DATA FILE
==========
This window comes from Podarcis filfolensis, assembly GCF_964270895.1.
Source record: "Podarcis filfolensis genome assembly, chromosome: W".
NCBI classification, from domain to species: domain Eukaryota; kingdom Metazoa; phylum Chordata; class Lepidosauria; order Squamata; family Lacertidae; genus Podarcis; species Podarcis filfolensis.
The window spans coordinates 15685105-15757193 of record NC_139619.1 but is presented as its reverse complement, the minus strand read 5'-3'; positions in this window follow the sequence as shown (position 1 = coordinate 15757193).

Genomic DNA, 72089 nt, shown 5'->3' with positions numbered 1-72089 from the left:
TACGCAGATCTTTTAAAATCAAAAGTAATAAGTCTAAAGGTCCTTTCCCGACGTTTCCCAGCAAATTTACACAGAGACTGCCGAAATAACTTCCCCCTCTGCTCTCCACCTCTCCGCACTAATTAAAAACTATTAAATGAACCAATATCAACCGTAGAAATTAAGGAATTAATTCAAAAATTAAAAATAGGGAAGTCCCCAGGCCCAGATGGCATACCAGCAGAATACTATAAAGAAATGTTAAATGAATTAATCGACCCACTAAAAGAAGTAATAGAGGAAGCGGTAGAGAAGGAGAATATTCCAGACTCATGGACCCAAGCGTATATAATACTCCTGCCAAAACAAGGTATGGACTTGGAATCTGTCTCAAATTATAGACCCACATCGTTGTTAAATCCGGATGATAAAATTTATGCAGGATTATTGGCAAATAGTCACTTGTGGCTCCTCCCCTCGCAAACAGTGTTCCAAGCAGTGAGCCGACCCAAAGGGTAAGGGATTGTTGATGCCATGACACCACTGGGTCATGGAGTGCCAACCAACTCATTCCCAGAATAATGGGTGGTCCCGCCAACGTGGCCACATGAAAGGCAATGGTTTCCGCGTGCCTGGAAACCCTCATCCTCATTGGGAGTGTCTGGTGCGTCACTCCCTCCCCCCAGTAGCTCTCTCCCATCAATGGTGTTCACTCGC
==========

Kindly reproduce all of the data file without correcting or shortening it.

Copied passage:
This window comes from Podarcis filfolensis, assembly GCF_964270895.1.
Source record: "Podarcis filfolensis genome assembly, chromosome: W".
NCBI classification, from domain to species: domain Eukaryota; kingdom Metazoa; phylum Chordata; class Lepidosauria; order Squamata; family Lacertidae; genus Podarcis; species Podarcis filfolensis.
The window spans coordinates 15685105-15757193 of record NC_139619.1 but is presented as its reverse complement, the minus strand read 5'-3'; positions in this window follow the sequence as shown (position 1 = coordinate 15757193).

Genomic DNA, 72089 nt, shown 5'->3' with positions numbered 1-72089 from the left:
TACGCAGATCTTTTAAAATCAAAAGTAATAAGTCTAAAGGTCCTTTCCCGACGTTTCCCAGCAAATTTACACAGAGACTGCCGAAATAACTTCCCCCTCTGCTCTCCACCTCTCCGCACTAATTAAAAACTATTAAATGAACCAATATCAACCGTAGAAATTAAGGAATTAATTCAAAAATTAAAAATAGGGAAGTCCCCAGGCCCAGATGGCATACCAGCAGAATACTATAAAGAAATGTTAAATGAATTAATCGACCCACTAAAAGAAGTAATAGAGGAAGCGGTAGAGAAGGAGAATATTCCAGACTCATGGACCCAAGCGTATATAATACTCCTGCCAAAACAAGGTATGGACTTGGAATCTGTCTCAAATTATAGACCCACATCGTTGTTAAATCCGGATGATAAAATTTATGCAGGATTATTGGCAAATAGTCACTTGTGGCTCCTCCCCTCGCAAACAGTGTTCCAAGCAGTGAGCCGACCCAAAGGGTAAGGGATTGTTGATGCCATGACACCACTGGGTCATGGAGTGCCAACCAACTCATTCCCAGAATAATGGGTGGTCCCGCCAACGTGGCCACATGAAAGGCAATGGTTTCCGCGTGCCTGGAAACCCTCATCCTCATTGGGAGTGTCTGGTGCGTCACTCCCTCCCCCCAGTAGCTCTCTCCCATCAATGGTGTTCACTCGC